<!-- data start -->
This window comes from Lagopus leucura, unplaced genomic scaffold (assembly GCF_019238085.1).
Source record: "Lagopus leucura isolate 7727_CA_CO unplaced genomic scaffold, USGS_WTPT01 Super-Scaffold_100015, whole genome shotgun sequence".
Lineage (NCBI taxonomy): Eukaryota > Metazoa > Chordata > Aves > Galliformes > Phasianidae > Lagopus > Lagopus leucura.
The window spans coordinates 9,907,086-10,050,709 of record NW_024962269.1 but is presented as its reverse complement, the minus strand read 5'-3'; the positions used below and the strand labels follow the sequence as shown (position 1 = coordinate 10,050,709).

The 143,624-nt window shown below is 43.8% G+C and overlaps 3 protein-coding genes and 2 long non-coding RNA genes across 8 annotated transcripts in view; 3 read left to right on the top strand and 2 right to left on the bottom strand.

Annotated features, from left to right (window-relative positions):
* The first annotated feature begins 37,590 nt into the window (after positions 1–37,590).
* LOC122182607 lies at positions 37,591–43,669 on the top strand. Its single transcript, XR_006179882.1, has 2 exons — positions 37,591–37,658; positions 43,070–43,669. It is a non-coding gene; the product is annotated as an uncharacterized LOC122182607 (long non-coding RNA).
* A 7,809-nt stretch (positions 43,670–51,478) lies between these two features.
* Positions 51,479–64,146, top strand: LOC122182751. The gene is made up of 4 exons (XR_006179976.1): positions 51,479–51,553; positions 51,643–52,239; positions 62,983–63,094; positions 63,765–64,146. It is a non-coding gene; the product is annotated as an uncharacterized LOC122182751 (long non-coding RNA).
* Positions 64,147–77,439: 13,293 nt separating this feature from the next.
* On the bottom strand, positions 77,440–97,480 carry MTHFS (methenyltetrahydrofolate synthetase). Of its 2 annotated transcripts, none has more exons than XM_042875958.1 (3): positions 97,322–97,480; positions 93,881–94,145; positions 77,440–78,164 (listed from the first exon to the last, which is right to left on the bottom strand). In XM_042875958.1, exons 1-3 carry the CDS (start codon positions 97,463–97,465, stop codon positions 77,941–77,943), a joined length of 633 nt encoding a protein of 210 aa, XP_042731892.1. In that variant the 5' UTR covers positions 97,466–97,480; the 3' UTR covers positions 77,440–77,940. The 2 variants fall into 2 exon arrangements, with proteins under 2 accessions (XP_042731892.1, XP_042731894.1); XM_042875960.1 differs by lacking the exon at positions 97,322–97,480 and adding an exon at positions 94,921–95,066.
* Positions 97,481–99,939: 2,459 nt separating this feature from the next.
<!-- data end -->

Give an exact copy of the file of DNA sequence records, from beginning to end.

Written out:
This window comes from Lagopus leucura, unplaced genomic scaffold (assembly GCF_019238085.1).
Source record: "Lagopus leucura isolate 7727_CA_CO unplaced genomic scaffold, USGS_WTPT01 Super-Scaffold_100015, whole genome shotgun sequence".
Lineage (NCBI taxonomy): Eukaryota > Metazoa > Chordata > Aves > Galliformes > Phasianidae > Lagopus > Lagopus leucura.
The window spans coordinates 9,907,086-10,050,709 of record NW_024962269.1 but is presented as its reverse complement, the minus strand read 5'-3'; the positions used below and the strand labels follow the sequence as shown (position 1 = coordinate 10,050,709).

The 143,624-nt window shown below is 43.8% G+C and overlaps 3 protein-coding genes and 2 long non-coding RNA genes across 8 annotated transcripts in view; 3 read left to right on the top strand and 2 right to left on the bottom strand.

Annotated features, from left to right (window-relative positions):
* The first annotated feature begins 37,590 nt into the window (after positions 1–37,590).
* LOC122182607 lies at positions 37,591–43,669 on the top strand. Its single transcript, XR_006179882.1, has 2 exons — positions 37,591–37,658; positions 43,070–43,669. It is a non-coding gene; the product is annotated as an uncharacterized LOC122182607 (long non-coding RNA).
* A 7,809-nt stretch (positions 43,670–51,478) lies between these two features.
* Positions 51,479–64,146, top strand: LOC122182751. The gene is made up of 4 exons (XR_006179976.1): positions 51,479–51,553; positions 51,643–52,239; positions 62,983–63,094; positions 63,765–64,146. It is a non-coding gene; the product is annotated as an uncharacterized LOC122182751 (long non-coding RNA).
* Positions 64,147–77,439: 13,293 nt separating this feature from the next.
* On the bottom strand, positions 77,440–97,480 carry MTHFS (methenyltetrahydrofolate synthetase). Of its 2 annotated transcripts, none has more exons than XM_042875958.1 (3): positions 97,322–97,480; positions 93,881–94,145; positions 77,440–78,164 (listed from the first exon to the last, which is right to left on the bottom strand). In XM_042875958.1, exons 1-3 carry the CDS (start codon positions 97,463–97,465, stop codon positions 77,941–77,943), a joined length of 633 nt encoding a protein of 210 aa, XP_042731892.1. In that variant the 5' UTR covers positions 97,466–97,480; the 3' UTR covers positions 77,440–77,940. The 2 variants fall into 2 exon arrangements, with proteins under 2 accessions (XP_042731892.1, XP_042731894.1); XM_042875960.1 differs by lacking the exon at positions 97,322–97,480 and adding an exon at positions 94,921–95,066.
* Positions 97,481–99,939: 2,459 nt separating this feature from the next.